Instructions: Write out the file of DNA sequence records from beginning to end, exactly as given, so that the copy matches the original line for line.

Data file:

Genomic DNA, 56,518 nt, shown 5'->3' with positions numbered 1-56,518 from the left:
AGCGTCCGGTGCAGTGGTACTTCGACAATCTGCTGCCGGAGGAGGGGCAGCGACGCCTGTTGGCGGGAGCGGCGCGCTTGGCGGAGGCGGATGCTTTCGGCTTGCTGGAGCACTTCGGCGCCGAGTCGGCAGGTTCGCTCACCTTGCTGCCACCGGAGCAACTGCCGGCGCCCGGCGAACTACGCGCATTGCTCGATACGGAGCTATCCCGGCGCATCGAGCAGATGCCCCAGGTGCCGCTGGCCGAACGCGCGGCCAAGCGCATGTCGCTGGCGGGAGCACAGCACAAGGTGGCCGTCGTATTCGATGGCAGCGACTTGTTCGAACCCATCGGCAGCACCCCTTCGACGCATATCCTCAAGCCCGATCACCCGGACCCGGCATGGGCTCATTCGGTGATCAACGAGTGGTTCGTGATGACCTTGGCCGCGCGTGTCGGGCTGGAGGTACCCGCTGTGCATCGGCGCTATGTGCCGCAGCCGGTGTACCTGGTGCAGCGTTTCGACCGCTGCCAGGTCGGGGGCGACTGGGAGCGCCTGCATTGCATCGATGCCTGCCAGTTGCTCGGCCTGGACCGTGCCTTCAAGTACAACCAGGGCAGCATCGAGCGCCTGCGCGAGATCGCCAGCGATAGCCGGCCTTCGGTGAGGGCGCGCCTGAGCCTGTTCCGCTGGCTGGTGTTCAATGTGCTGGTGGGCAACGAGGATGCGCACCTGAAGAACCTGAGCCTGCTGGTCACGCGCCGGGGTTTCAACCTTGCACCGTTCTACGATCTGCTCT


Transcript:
Genomic DNA, 56,518 nt, shown 5'->3' with positions numbered 1-56,518 from the left:
AGCGTCCGGTGCAGTGGTACTTCGACAATCTGCTGCCGGAGGAGGGGCAGCGACGCCTGTTGGCGGGAGCGGCGCGCTTGGCGGAGGCGGATGCTTTCGGCTTGCTGGAGCACTTCGGCGCCGAGTCGGCAGGTTCGCTCACCTTGCTGCCACCGGAGCAACTGCCGGCGCCCGGCGAACTACGCGCATTGCTCGATACGGAGCTATCCCGGCGCATCGAGCAGATGCCCCAGGTGCCGCTGGCCGAACGCGCGGCCAAGCGCATGTCGCTGGCGGGAGCACAGCACAAGGTGGCCGTCGTATTCGATGGCAGCGACTTGTTCGAACCCATCGGCAGCACCCCTTCGACGCATATCCTCAAGCCCGATCACCCGGACCCGGCATGGGCTCATTCGGTGATCAACGAGTGGTTCGTGATGACCTTGGCCGCGCGTGTCGGGCTGGAGGTACCCGCTGTGCATCGGCGCTATGTGCCGCAGCCGGTGTACCTGGTGCAGCGTTTCGACCGCTGCCAGGTCGGGGGCGACTGGGAGCGCCTGCATTGCATCGATGCCTGCCAGTTGCTCGGCCTGGACCGTGCCTTCAAGTACAACCAGGGCAGCATCGAGCGCCTGCGCGAGATCGCCAGCGATAGCCGGCCTTCGGTGAGGGCGCGCCTGAGCCTGTTCCGCTGGCTGGTGTTCAATGTGCTGGTGGGCAACGAGGATGCGCACCTGAAGAACCTGAGCCTGCTGGTCACGCGCCGGGGTTTCAACCTTGCACCGTTCTACGATCTGCTCT